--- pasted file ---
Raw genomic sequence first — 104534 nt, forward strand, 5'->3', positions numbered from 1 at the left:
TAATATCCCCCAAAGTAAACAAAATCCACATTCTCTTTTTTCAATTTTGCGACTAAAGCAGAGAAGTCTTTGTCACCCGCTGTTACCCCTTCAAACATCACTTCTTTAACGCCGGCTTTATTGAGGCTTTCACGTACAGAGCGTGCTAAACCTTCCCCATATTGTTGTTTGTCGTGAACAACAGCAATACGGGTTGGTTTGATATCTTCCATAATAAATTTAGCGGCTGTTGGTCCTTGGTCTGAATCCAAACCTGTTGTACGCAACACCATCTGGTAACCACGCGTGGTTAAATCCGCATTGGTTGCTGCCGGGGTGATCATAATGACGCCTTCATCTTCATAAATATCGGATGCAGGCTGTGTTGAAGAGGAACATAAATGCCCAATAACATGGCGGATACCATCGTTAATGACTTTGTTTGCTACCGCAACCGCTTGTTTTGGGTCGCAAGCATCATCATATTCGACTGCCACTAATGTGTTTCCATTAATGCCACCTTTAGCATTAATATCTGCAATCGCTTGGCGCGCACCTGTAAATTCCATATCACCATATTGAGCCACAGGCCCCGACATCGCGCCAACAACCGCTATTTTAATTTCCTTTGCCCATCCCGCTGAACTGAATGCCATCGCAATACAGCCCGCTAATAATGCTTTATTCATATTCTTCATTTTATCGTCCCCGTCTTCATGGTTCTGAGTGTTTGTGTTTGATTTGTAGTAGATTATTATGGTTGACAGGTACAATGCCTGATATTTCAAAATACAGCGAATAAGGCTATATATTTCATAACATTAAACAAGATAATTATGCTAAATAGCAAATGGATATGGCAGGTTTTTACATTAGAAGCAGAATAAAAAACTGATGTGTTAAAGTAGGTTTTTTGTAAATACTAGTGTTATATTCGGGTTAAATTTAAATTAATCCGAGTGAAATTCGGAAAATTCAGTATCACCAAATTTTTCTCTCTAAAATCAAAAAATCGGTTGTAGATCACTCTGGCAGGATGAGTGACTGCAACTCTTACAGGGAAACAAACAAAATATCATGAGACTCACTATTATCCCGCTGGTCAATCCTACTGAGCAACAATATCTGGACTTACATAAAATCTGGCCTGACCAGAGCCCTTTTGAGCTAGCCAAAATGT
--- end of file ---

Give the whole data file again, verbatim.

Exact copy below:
Raw genomic sequence first — 104534 nt, forward strand, 5'->3', positions numbered from 1 at the left:
TAATATCCCCCAAAGTAAACAAAATCCACATTCTCTTTTTTCAATTTTGCGACTAAAGCAGAGAAGTCTTTGTCACCCGCTGTTACCCCTTCAAACATCACTTCTTTAACGCCGGCTTTATTGAGGCTTTCACGTACAGAGCGTGCTAAACCTTCCCCATATTGTTGTTTGTCGTGAACAACAGCAATACGGGTTGGTTTGATATCTTCCATAATAAATTTAGCGGCTGTTGGTCCTTGGTCTGAATCCAAACCTGTTGTACGCAACACCATCTGGTAACCACGCGTGGTTAAATCCGCATTGGTTGCTGCCGGGGTGATCATAATGACGCCTTCATCTTCATAAATATCGGATGCAGGCTGTGTTGAAGAGGAACATAAATGCCCAATAACATGGCGGATACCATCGTTAATGACTTTGTTTGCTACCGCAACCGCTTGTTTTGGGTCGCAAGCATCATCATATTCGACTGCCACTAATGTGTTTCCATTAATGCCACCTTTAGCATTAATATCTGCAATCGCTTGGCGCGCACCTGTAAATTCCATATCACCATATTGAGCCACAGGCCCCGACATCGCGCCAACAACCGCTATTTTAATTTCCTTTGCCCATCCCGCTGAACTGAATGCCATCGCAATACAGCCCGCTAATAATGCTTTATTCATATTCTTCATTTTATCGTCCCCGTCTTCATGGTTCTGAGTGTTTGTGTTTGATTTGTAGTAGATTATTATGGTTGACAGGTACAATGCCTGATATTTCAAAATACAGCGAATAAGGCTATATATTTCATAACATTAAACAAGATAATTATGCTAAATAGCAAATGGATATGGCAGGTTTTTACATTAGAAGCAGAATAAAAAACTGATGTGTTAAAGTAGGTTTTTTGTAAATACTAGTGTTATATTCGGGTTAAATTTAAATTAATCCGAGTGAAATTCGGAAAATTCAGTATCACCAAATTTTTCTCTCTAAAATCAAAAAATCGGTTGTAGATCACTCTGGCAGGATGAGTGACTGCAACTCTTACAGGGAAACAAACAAAATATCATGAGACTCACTATTATCCCGCTGGTCAATCCTACTGAGCAACAATATCTGGACTTACATAAAATCTGGCCTGACCAGAGCCCTTTTGAGCTAGCCAAAATGT